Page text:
Happily, I just got tapped yesterday to do a Tarot reading of some considerable scope for someone. As most of the rest of my day today had been previously spoken for, I’ll be doing the reading and then writing it all up tomorrow (it’s for someone at a distance from me, so not of the face-to-face variety). Meanwhile, I’ve cooked up a personalized spread for the reading…that is, I’ll be using a spread I’ve never used before, and may never use again. If I’m pulling more than just a simple card or two for someone, I tend to believe that the very best results come — by far, no contest — from spreads that take into account the individual nature of the person receiving the reading.
Sure, you can find a veritable mountain of standardized spreads that readers will employ, and depending on circumstances, they have plenty of valid utility. Say, for example, you’ve gotten a gig reading at a big public event, like a fair or a party or some such, and it looks to be a high-volume, high-distraction kind of affair…busting out standardized spreads will not only be helpful in a case like that; such spreads may even be necessary self-defense and survival skills, all wrapped up together in handy little packages. Unless you can improvise with the rapidity of a Robin Williams, you likely won’t be able to generate a flood of individualized spreads for the high-pressure stream of sitters you’ll be greeting at your table during the event. So in situations of this nature, then yes, by all means, making use of handy, “pre-programmed” 2- and 3-card spreads will be a life-saver (here, I’m referencing things like a 2-card “yes/no” or “night/day” spread, or a 3-card “past/present/future” spread, etc.).
But outside of a situation of that nature, where you have the time and space and relative quiet within which to work — and especially if you’re doing a reading via email! — I don’t believe such generally employable spreads can really match the depth and insight achievable via something unique that’s created specifically for one person and their unique set of circumstances.
Here’s an example… A while back, I was asked to do a reading for someone about the year ahead. Subsequent conversation revealed that this person felt a deep connection to the Chariot Card of the Tarot’s Major Arcana. As with any card in the Tarot, the Chariot boasts a wide array of possible meanings, but if I had to distill the most common and prevalent of those down into a quick sound-bite sort of phrase, I’d say that the Chariot is about the harnessing of various disparate elements into a unified whole that at least temporarily works together like your basic well-oiled machine, so as to yield up a configuration that’s greater than the sum of its parts, and that can be ridden onward to some significant triumph so long as that unity of parts is maintained. Tarot has evolved as a field to the point where there are literally thousands of decks out there, many with symbolism that diverges tremendously from what’s considered “classic,” but the elements most often associated with the Chariot Card would include: the Chariot itself, the Charioteer driving it, a White Horse and a Black Horse (or other suitable creatures capable of towing a weighty conveyance like a chariot, representing powerful forces that might not normally work together without application of some outside influence), and the environment around them all (i.e., some “field of battle,” whether that be an actual or a metaphorical one).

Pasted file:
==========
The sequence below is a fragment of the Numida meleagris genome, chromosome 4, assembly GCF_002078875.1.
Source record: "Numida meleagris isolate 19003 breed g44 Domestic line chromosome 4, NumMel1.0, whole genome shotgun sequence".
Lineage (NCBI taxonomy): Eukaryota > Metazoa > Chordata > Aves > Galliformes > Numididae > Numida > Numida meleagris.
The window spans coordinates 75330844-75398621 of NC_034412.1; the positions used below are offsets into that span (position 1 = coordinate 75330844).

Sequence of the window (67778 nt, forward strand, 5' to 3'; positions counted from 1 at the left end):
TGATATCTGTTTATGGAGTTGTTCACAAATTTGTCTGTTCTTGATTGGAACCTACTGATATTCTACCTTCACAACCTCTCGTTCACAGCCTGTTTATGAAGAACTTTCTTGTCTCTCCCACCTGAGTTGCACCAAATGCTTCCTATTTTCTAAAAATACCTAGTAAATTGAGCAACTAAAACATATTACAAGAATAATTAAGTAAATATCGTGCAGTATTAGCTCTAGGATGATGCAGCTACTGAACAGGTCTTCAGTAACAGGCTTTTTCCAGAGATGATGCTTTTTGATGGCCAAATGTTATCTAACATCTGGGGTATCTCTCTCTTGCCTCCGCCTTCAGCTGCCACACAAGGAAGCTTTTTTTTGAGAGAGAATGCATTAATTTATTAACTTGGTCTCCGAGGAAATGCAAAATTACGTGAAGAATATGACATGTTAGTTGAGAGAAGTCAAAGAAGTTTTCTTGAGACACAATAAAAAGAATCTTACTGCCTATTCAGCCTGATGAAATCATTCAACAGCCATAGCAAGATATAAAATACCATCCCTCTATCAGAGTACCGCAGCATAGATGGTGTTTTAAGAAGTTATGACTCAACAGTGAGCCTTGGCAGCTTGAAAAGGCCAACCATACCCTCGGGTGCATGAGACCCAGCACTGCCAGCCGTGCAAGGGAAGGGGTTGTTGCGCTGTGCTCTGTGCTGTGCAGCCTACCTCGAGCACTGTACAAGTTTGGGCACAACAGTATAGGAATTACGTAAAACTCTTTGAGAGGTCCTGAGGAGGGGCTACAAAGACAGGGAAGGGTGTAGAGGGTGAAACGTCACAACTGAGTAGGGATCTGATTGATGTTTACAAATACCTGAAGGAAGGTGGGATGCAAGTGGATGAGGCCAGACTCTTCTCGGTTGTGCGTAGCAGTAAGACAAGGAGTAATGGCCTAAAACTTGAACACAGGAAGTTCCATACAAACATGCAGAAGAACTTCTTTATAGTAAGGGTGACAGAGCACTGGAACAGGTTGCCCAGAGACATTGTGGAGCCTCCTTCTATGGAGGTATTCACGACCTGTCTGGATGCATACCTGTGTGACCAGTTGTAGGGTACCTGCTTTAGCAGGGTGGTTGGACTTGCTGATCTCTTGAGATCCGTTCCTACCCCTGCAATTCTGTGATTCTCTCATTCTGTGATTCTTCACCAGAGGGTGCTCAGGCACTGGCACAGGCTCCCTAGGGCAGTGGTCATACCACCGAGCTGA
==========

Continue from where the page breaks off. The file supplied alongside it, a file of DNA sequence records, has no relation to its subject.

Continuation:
So with all that in mind, here’s the Chariot-based spread itself that I devised, with each number in the diagram below representing a different card to be drawn from the deck, and the diagram showing how these cards are to be laid out (and when I say “the querent,” I mean either another person if that’s who you’re reading for, or just you if you’re doing the spread for yourself):
The main question of the spread is: “To realize the best possible outcome, what does the querent need to know about the coming year?”
1 = The Charioteer — The querent, and her/his available energy, luck, current strengths and weaknesses
2 = The Chariot — The “conveyance” that the Charioteer will ride, be it a literal or a figurative one
3 = The White Horse — The obvious primary forces that the Charioteer must harness
4 = The Black Horse — The more hidden and subtle primary forces that the Charioteer must harness
5 = The Battlefield — The obstacles and opposition the querent will need to overcome in order to reach her/his goal
6 = Outcome — This is the current likeliest outcome, given all other presently prevailing factors…although the querent can work to change and improve this outcome
And I’m pleased to report that the spread was a great success, offering up a reading that really resonated with the querent receiving it, who felt it was very on point and applicable as a whole, and yielded up excellent food for thought and illumination. This isn’t to say that a “pre-packaged” spread used for anyone and everyone can’t also result in great depth of results — they totally can! — but just that I think that the odds of a profound experience greatly increase when a personalized spread can be created and used, and that the depths of meaning arrived at can very often be much, much deeper.
So there you have it: no spread will optimally and equally apply to every querent and every situation, and while the more standardized ones are terrific for many sets of circumstances, I heartily recommend the more unique and individualized spread whenever it’s possible to fashion one…